As they neared the ship, the fog had begun to thin and signs of conflict old and new became evident: What must previously have been a beautiful prow, of a swan salient, looked battle-scarred, the neck chipped at repeatedly, the wings seared, fire bitten. The sprit-yard swung from two places, cracked into two pieces yet connected by a failed bandage of rope, held aloft by slap-dashed repairs to stays. Barrel staves served as planking, hull reinforcement, and curved crenellations, not to counter rot as there was none. The vessel had seen conflict.
Once beside the ship, Evendal noted a reflective gelatine streaking the planking above the wale.
"Grant me the solace that you did not reveal yourself rashly," Evendal murmured to his imagining of Llyssh, knowing it for a futile plea.
After several halts during his exhausting ascension -- sitting in counsel and judgement every day did nothing to strengthen the sinews -- the King joined Melianth up on the ship proper. The view from the deck affirmed what the hull asserted: Wounded seamen stood and sat in misery and near-catatonia. Loose items kept abovedecks and generally deemed too weighty to bother lashing down, like barrels of sand or fermenting cod, lay shattered or splayed about.
The foremast had held against some kind of assault. Singe marks and splintering began mere finger-lengths above eye level and continued upward. Drooping like a marionette, a solid hulk of a man sat tethered in tangled, but now loose, coils of hemp.
The way the slumped man's black hair curled rebelliously in every direction dried Evendal's mouth. The perceived width of the fellow's torso and length of the fingers of his large hands chased all the air from the King's lungs. He paused, waiting for the ship to stop tilting so wildly, only to realise that the ship was not veering. The vertigo was all his own.
Frantic to lay siege to the ship's pliant but unbreachable appendix, Melianth returned to Evendal, who in turned clamped a grip of adamant on her forearm and took in a needed if noisy breath.
"Your Majesty!" she protested, her gaze fixed aft and starboard, where the polyp flexed with each shift of wind.
"Kar... Kàrondéo!" Evendal ald'Menam warbled in an agony of self-flagellation. "How could I forget? How?"
"What are you yammering about?" the seafarer demanded, the nearness of her spouse rendering any soupçon of tact utter illusion.
Evendal m'Alismogh rounded on the woman. "Our purpose here is not to rescue your husband, who is in no peril. At this moment, the captain and crew of this ship need Our salve and succour more."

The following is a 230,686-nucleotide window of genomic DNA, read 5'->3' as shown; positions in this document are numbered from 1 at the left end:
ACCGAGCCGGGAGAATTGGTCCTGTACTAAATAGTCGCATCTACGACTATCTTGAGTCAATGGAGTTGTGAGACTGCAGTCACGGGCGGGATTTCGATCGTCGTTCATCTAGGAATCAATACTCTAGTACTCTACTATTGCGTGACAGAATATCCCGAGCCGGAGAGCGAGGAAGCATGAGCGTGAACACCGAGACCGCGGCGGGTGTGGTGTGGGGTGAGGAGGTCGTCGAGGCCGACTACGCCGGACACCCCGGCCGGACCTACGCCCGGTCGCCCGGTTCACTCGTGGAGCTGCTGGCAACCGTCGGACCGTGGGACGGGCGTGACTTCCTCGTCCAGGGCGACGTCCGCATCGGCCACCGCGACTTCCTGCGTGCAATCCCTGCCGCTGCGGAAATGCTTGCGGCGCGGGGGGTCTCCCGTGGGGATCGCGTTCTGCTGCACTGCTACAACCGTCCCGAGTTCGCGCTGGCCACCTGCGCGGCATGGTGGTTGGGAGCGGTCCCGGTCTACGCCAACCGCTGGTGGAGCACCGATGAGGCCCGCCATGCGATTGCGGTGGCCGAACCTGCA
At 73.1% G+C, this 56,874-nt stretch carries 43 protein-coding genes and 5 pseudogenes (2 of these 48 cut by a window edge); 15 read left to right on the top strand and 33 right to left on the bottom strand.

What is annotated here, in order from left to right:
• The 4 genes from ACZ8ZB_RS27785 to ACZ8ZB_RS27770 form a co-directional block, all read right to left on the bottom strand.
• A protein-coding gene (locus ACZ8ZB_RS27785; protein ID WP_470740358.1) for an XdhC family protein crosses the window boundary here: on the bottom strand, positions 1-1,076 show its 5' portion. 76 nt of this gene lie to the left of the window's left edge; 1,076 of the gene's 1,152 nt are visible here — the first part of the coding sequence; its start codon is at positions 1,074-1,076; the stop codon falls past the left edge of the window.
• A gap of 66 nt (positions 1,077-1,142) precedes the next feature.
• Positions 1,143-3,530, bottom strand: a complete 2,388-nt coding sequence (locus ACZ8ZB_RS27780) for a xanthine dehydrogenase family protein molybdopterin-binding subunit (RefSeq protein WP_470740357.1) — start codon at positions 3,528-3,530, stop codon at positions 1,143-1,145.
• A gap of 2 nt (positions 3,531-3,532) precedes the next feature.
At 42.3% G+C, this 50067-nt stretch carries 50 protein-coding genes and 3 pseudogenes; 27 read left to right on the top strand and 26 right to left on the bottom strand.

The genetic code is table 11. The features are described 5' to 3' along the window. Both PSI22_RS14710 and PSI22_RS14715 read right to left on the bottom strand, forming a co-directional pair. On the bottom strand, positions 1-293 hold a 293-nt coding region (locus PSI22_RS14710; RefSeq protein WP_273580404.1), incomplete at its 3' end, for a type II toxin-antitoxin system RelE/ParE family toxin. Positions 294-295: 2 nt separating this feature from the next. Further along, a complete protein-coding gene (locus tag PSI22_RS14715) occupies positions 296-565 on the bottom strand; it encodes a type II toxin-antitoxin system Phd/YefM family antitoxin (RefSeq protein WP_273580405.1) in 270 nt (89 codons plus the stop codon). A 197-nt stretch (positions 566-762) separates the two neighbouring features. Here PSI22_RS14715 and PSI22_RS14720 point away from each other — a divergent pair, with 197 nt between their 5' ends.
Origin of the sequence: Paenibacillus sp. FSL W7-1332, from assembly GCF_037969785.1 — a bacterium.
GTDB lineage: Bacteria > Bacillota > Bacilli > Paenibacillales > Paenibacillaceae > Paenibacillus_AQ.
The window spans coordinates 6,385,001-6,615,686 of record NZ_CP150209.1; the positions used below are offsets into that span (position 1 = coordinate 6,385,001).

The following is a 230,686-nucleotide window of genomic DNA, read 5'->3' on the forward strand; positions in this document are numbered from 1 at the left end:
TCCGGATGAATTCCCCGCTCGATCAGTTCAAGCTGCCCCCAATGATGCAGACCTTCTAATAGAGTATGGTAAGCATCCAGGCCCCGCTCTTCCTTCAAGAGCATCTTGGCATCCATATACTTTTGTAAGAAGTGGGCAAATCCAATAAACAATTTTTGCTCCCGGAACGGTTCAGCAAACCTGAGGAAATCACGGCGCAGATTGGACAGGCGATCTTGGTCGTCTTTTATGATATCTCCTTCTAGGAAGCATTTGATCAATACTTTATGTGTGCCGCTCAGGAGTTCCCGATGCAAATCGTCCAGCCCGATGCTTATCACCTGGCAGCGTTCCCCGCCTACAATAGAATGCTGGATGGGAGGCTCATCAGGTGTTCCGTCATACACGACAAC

"How do you know he is not dead or dying in that... that disgusting crèche?"
The King dragged the resisting woman toward the mast. "Because We hear his heart beating as clearly as We hear your thoughts about Our uselessness. He is alive, his heart is steady and at rest." He pointed down at the sagging figure encoiled, and then himself dropped on his haunches beside the insensible man. "Melianth olm'Shenrowyn, We present Kàrondéo lin'Alekrond, who has been wounded in ways no chirurgeon can counter. Can you posit Alekrond's haviour should We release him from that encasement to witness his son's disposition?"
Melianth forced herself to mimic a calm she did not feel, shelved her obsession, and set about pulling cloths from cargo.
The King took them off her hands with a pointed glance at the ram's horn hanging from her shoulder. "While We comfort the lucid, you need to signal the other boats to come," he directed. As Melianth complied, Evendal settled many of the blankets where he felt them most needed.
When Evendal again stood up and viewed the deck, he felt a frisson of dread, as memory superimposed flashes from other, more grisly, times.
*****"My being here endangered you, all of you."
Kàrondéo had no argument against that assertion, as they both were binding the burns and cuts of an unconscious crew-woman whose only crime was being on the same ship with m'Alismogh. Smoke, the stench of burning tar, heat, and the sound of moaning surrounded them, so he chose a different tack. "This attack shows your lords up for oppressors, vermin on the body of all people, both citizens and strangers. And I want you here, at my side for as long as you also freely want to be." The woman they flanked cursed at her pain...